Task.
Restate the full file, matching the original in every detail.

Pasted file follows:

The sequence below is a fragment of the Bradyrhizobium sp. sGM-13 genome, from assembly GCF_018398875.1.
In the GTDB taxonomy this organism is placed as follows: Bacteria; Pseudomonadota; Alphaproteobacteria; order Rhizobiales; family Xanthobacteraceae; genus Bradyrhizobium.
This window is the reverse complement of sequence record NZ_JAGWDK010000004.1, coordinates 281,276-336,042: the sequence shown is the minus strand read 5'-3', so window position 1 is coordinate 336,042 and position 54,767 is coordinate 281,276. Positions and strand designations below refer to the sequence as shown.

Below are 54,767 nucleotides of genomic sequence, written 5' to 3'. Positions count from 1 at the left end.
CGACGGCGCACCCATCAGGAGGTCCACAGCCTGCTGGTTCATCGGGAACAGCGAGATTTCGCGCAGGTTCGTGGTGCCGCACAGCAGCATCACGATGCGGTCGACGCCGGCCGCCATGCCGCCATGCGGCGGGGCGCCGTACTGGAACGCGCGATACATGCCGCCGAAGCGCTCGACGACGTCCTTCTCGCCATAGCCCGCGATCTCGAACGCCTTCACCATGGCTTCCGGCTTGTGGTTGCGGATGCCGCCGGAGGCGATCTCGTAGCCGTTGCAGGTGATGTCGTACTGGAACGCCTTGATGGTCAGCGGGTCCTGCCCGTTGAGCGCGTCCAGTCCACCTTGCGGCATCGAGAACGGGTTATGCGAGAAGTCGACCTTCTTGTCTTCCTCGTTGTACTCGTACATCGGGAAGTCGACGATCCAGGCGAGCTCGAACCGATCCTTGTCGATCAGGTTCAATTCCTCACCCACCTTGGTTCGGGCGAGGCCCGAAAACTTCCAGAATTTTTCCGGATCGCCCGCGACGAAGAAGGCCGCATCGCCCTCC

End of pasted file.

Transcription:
The sequence below is a fragment of the Bradyrhizobium sp. sGM-13 genome, from assembly GCF_018398875.1.
In the GTDB taxonomy this organism is placed as follows: Bacteria; Pseudomonadota; Alphaproteobacteria; order Rhizobiales; family Xanthobacteraceae; genus Bradyrhizobium.
This window is the reverse complement of sequence record NZ_JAGWDK010000004.1, coordinates 281,276-336,042: the sequence shown is the minus strand read 5'-3', so window position 1 is coordinate 336,042 and position 54,767 is coordinate 281,276. Positions and strand designations below refer to the sequence as shown.

Below are 54,767 nucleotides of genomic sequence, written 5' to 3'. Positions count from 1 at the left end.
CGACGGCGCACCCATCAGGAGGTCCACAGCCTGCTGGTTCATCGGGAACAGCGAGATTTCGCGCAGGTTCGTGGTGCCGCACAGCAGCATCACGATGCGGTCGACGCCGGCCGCCATGCCGCCATGCGGCGGGGCGCCGTACTGGAACGCGCGATACATGCCGCCGAAGCGCTCGACGACGTCCTTCTCGCCATAGCCCGCGATCTCGAACGCCTTCACCATGGCTTCCGGCTTGTGGTTGCGGATGCCGCCGGAGGCGATCTCGTAGCCGTTGCAGGTGATGTCGTACTGGAACGCCTTGATGGTCAGCGGGTCCTGCCCGTTGAGCGCGTCCAGTCCACCTTGCGGCATCGAGAACGGGTTATGCGAGAAGTCGACCTTCTTGTCTTCCTCGTTGTACTCGTACATCGGGAAGTCGACGATCCAGGCGAGCTCGAACCGATCCTTGTCGATCAGGTTCAATTCCTCACCCACCTTGGTTCGGGCGAGGCCCGAAAACTTCCAGAATTTTTCCGGATCGCCCGCGACGAAGAAGGCCGCATCGCCCTCC